The U.S. Supreme Court ruled on Friday that companies can recover profits lost because of the unauthorized use of their patented technology abroad in a victory for Schlumberger NV, the world’s largest oilfield services provider.
The 7-2 decision overturned a lower court’s ruling that had enforced limits on applying U.S. patent law overseas and reduced by $93.4 million the damages sum that rival ION Geophysical Corp. had to pay for infringing Schlumberger technology that helps find oil and gas beneath the ocean floor. Both companies are based in Houston.
The decision expands the ability of patent owners to recover foreign-based damages, increasing the threat posed by certain infringement lawsuits in the United States.
Internet-based companies and others had expressed concern that extending patent damages beyond national borders would expose U.S. high-technology firms to greater patent-related risks abroad.
The ruling initially sent ION’s shares into a tailspin, diving as much as 20 percent at one point and triggering a 5-minute trading halt in the shares on the New York Stock Exchange. ION shares steadily recovered the loss, however, and are little changed on the day.
Schlumberger shares, meanwhile, are up 4 percent, but most of that gain occurred before the ruling was released and on the heels of a modest oil output increase agreement that was reached by OPEC earlier on Friday.
U.S. patent law generally applies only domestically, but Schlumberger said that since the law protects against infringement that occurs when components of a patented invention are supplied from the U.S. for assembly abroad, it should be fully compensated for the infringement, including any lost foreign sales.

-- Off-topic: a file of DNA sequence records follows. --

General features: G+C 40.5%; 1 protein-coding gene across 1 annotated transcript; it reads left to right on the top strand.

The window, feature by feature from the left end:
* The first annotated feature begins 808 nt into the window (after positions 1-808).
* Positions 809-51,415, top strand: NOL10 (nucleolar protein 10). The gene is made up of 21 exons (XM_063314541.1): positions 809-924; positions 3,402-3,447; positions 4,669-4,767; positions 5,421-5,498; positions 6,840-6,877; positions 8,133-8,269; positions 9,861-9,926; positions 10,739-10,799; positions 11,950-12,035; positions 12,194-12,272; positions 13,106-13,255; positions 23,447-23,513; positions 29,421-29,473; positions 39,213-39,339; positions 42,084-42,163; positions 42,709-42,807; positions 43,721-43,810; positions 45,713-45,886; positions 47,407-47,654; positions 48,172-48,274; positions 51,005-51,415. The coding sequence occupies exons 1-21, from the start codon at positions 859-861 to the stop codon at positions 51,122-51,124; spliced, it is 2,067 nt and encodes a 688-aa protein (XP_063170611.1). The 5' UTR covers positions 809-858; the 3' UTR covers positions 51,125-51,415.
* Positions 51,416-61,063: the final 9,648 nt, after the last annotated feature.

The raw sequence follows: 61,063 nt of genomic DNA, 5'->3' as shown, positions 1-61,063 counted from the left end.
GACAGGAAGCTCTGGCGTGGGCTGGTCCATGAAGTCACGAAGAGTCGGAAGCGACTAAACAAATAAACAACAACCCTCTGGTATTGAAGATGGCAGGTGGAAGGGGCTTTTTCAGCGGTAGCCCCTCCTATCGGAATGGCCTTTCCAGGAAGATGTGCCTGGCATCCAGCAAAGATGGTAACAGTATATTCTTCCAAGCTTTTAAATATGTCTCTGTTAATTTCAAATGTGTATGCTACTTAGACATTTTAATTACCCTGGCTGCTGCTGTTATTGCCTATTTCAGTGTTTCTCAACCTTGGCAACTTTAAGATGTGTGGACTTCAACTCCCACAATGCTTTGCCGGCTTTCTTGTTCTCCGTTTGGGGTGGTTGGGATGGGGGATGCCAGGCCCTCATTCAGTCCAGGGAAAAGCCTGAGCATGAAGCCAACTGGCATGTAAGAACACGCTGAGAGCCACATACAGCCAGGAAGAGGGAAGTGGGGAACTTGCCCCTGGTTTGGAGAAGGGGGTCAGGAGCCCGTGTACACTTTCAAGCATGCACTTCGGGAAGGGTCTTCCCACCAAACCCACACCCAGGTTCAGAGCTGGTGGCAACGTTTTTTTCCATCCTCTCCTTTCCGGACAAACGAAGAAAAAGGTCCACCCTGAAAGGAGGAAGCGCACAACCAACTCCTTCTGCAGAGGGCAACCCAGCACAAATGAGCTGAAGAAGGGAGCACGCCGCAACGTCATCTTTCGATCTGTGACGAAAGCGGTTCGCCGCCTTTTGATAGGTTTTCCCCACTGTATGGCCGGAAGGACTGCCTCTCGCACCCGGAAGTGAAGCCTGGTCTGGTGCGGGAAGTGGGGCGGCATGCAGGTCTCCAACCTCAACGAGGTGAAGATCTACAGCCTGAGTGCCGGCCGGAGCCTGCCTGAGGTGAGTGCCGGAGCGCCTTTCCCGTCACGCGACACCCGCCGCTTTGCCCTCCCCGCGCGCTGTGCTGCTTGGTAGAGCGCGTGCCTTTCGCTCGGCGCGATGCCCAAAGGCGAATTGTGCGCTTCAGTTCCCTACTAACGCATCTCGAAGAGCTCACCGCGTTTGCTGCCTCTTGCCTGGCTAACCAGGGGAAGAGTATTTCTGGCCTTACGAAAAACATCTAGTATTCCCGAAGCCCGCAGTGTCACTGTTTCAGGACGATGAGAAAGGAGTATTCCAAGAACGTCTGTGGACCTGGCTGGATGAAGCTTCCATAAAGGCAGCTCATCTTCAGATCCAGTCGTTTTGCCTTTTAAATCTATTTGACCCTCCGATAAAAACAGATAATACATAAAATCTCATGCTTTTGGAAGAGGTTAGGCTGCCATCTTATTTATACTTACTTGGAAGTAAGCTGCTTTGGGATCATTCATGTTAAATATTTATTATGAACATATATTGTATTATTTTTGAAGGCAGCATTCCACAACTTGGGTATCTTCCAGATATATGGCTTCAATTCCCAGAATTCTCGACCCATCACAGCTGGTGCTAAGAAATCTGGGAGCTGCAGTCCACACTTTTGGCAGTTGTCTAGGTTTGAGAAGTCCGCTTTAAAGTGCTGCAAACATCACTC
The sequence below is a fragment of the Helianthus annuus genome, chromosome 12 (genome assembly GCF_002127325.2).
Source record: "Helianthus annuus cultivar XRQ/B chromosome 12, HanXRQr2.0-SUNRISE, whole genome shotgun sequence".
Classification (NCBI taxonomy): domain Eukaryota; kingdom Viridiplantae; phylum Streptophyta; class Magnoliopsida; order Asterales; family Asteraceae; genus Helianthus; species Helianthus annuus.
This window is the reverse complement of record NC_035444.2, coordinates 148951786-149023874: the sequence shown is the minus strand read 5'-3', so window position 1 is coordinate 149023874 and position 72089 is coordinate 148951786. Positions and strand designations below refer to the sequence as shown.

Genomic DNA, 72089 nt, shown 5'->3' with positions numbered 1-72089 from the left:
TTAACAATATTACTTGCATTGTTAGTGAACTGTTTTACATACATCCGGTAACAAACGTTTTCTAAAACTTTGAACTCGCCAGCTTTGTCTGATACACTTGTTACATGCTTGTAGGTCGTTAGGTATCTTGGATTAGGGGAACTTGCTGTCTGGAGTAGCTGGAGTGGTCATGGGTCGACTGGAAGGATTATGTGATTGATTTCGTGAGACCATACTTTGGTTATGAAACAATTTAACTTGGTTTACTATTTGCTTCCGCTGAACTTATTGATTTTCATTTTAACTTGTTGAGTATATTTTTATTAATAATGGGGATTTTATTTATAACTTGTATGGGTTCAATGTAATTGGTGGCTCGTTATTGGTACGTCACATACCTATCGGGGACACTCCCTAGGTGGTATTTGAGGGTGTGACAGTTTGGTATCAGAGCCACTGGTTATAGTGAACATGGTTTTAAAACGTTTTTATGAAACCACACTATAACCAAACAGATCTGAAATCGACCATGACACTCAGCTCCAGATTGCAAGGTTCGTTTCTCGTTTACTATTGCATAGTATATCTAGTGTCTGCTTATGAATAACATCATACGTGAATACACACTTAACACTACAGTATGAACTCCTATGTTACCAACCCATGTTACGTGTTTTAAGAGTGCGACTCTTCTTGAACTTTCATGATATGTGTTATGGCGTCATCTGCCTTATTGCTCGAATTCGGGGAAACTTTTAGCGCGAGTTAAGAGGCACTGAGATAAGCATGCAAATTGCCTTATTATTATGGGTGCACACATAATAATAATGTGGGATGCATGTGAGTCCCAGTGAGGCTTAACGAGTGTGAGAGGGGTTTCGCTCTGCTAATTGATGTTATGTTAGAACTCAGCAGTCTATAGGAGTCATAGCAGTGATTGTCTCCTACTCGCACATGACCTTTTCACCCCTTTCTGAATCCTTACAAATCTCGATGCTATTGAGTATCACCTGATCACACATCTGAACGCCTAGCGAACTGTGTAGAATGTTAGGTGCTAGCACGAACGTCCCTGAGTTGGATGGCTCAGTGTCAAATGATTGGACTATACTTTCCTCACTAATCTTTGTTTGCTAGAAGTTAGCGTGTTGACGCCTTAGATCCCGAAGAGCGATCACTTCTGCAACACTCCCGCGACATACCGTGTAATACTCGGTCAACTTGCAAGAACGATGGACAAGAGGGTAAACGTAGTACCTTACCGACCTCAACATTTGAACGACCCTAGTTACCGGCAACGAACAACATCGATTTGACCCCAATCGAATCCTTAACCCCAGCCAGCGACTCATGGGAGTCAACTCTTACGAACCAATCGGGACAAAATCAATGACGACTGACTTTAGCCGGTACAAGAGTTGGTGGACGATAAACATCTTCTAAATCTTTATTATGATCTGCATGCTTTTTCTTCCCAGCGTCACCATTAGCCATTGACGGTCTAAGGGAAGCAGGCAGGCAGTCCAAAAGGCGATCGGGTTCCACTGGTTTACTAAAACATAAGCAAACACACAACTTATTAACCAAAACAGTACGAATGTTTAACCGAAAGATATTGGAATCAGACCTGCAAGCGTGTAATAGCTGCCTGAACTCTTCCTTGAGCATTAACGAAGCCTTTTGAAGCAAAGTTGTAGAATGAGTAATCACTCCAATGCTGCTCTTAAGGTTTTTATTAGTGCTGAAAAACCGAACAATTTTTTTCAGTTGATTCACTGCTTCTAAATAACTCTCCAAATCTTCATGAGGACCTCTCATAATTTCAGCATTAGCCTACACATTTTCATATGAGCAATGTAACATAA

The high court agreed. Writing for the majority, Justice Clarence Thomas said ION infringed patents owned by Schlumberger subsidiary WesternGeco in the United States.
The “overseas events were merely incidental to the infringement,” he said.
Writing for the dissent, Justice Neil Gorsuch said that allowing overseas damages extends U.S. patent owners’ monopolies over an invention to foreign markets.
“That, in turn, would invite other countries to use their own patent laws and courts to assert control over our economy,” Gorsuch said.
ION Chief Executive Brian Hanson said he was disappointed in the decision but that the company will press other arguments to avoid the damages when the case is returned to lower courts.
A spokeswoman for Schlumberger said the company was pleased with the decision allowing it to be “compensated fully for monetary damages caused by those who choose to infringe its patents.”
The case involved four WesternGeco patents related to an invention that more efficiently completes marine seismic surveys to help identify oil and gas drilling locations.
ION developed a competing system and sold it to surveying companies abroad. WesternGeco sued in 2009, and a federal jury in Houston found that Ion infringed the patents and caused the company to lose contracts.
The jury awarded $12.5 million in royalties and $93.4 million in lost profits stemming from foreign contracts the company said it missed out on as a result of ION’s infringement.
In 2015, the Washington-based U.S. Court of Appeals for the Federal Circuit, which specializes in patent issues, ruled that Schlumberger could not recoup the lost profits portion because U.S. patent law does not cover the overseas use of infringing products.
President Donald Trump’s administration backed Schlumberger in the case. The case was made more complicated when the Federal Circuit on May 7 invalidated three of the patents at issue in the case, which could impact the overall damages owed.
(Reporting by Andrew Chung; Editing by Will Dunham and Grant McCool)
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